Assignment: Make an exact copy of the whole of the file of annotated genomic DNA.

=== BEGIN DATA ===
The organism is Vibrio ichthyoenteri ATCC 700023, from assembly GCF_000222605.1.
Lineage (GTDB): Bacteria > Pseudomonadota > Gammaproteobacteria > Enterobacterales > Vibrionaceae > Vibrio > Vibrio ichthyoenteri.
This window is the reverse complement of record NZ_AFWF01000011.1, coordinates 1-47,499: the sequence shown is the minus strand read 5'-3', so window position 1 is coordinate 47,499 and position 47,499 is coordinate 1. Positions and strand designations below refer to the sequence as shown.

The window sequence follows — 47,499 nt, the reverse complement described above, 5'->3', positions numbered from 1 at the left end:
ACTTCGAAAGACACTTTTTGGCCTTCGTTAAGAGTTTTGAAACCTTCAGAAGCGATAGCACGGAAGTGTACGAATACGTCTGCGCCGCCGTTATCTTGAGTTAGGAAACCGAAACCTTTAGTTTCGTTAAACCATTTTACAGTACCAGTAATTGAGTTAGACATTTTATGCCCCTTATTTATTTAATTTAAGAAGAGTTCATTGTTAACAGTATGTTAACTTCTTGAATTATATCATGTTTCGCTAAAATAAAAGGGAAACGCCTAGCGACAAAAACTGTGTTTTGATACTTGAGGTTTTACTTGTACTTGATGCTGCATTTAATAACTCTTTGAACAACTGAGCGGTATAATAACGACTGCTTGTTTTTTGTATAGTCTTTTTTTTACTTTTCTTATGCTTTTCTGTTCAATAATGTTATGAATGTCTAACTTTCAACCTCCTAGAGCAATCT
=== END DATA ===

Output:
The organism is Vibrio ichthyoenteri ATCC 700023, from assembly GCF_000222605.1.
Lineage (GTDB): Bacteria > Pseudomonadota > Gammaproteobacteria > Enterobacterales > Vibrionaceae > Vibrio > Vibrio ichthyoenteri.
This window is the reverse complement of record NZ_AFWF01000011.1, coordinates 1-47,499: the sequence shown is the minus strand read 5'-3', so window position 1 is coordinate 47,499 and position 47,499 is coordinate 1. Positions and strand designations below refer to the sequence as shown.

The window sequence follows — 47,499 nt, the reverse complement described above, 5'->3', positions numbered from 1 at the left end:
ACTTCGAAAGACACTTTTTGGCCTTCGTTAAGAGTTTTGAAACCTTCAGAAGCGATAGCACGGAAGTGTACGAATACGTCTGCGCCGCCGTTATCTTGAGTTAGGAAACCGAAACCTTTAGTTTCGTTAAACCATTTTACAGTACCAGTAATTGAGTTAGACATTTTATGCCCCTTATTTATTTAATTTAAGAAGAGTTCATTGTTAACAGTATGTTAACTTCTTGAATTATATCATGTTTCGCTAAAATAAAAGGGAAACGCCTAGCGACAAAAACTGTGTTTTGATACTTGAGGTTTTACTTGTACTTGATGCTGCATTTAATAACTCTTTGAACAACTGAGCGGTATAATAACGACTGCTTGTTTTTTGTATAGTCTTTTTTTTACTTTTCTTATGCTTTTCTGTTCAATAATGTTATGAATGTCTAACTTTCAACCTCCTAGAGCAATCT